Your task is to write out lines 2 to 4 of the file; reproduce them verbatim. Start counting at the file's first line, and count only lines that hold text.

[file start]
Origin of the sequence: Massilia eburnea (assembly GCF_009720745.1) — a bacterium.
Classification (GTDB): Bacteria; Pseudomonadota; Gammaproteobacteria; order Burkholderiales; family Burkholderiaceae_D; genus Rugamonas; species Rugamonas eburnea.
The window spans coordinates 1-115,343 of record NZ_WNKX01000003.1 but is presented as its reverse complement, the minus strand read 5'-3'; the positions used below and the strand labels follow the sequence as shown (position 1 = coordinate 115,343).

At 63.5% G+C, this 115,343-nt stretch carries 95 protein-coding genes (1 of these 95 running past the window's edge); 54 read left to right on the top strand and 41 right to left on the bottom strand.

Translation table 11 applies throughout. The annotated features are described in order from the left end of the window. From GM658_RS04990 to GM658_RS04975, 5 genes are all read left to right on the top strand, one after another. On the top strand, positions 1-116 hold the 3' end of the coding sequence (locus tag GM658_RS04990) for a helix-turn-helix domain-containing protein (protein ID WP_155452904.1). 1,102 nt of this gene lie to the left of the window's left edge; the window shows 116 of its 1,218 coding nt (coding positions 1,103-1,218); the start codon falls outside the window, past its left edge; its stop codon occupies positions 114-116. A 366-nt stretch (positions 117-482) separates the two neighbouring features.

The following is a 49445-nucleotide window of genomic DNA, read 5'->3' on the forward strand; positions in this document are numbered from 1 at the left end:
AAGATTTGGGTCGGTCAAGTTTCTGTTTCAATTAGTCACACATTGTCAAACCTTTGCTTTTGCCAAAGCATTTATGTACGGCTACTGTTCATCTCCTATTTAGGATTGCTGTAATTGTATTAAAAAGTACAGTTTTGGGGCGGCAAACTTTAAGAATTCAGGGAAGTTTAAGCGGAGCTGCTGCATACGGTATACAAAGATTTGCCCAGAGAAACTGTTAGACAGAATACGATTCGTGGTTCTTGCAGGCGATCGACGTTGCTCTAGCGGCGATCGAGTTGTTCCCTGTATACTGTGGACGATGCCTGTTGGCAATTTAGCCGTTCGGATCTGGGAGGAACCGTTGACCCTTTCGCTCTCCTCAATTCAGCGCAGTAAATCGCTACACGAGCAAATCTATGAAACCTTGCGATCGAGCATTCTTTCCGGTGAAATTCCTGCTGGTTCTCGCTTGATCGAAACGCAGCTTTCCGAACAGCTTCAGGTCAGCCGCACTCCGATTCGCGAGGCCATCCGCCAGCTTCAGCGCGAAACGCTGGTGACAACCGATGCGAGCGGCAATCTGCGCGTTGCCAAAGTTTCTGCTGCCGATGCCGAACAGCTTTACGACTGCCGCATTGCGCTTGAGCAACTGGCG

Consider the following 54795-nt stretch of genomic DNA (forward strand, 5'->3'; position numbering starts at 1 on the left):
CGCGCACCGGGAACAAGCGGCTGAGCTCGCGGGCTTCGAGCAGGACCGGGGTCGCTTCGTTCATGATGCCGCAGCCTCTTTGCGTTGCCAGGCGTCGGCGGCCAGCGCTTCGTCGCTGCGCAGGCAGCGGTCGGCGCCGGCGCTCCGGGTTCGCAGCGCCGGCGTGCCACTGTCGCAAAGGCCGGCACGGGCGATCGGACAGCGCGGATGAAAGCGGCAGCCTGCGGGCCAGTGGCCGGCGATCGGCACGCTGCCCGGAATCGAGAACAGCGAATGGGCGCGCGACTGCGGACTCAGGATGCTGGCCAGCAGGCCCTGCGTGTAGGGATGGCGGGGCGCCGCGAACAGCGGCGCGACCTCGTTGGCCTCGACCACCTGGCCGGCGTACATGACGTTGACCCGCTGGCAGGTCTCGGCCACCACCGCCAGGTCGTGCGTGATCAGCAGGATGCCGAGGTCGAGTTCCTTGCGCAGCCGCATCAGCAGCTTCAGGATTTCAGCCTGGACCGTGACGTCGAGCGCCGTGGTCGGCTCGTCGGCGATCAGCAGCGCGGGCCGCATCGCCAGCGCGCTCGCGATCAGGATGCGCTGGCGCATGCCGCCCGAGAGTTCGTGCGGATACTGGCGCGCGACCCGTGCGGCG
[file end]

Classification (GTDB): Bacteria; Pseudomonadota; Gammaproteobacteria; order Burkholderiales; family Burkholderiaceae_D; genus Rugamonas; species Rugamonas eburnea.
The window spans coordinates 1-115,343 of record NZ_WNKX01000003.1 but is presented as its reverse complement, the minus strand read 5'-3'; the positions used below and the strand labels follow the sequence as shown (position 1 = coordinate 115,343).

At 63.5% G+C, this 115,343-nt stretch carries 95 protein-coding genes (1 of these 95 running past the window's edge); 54 read left to right on the top strand and 41 right to left on the bottom strand.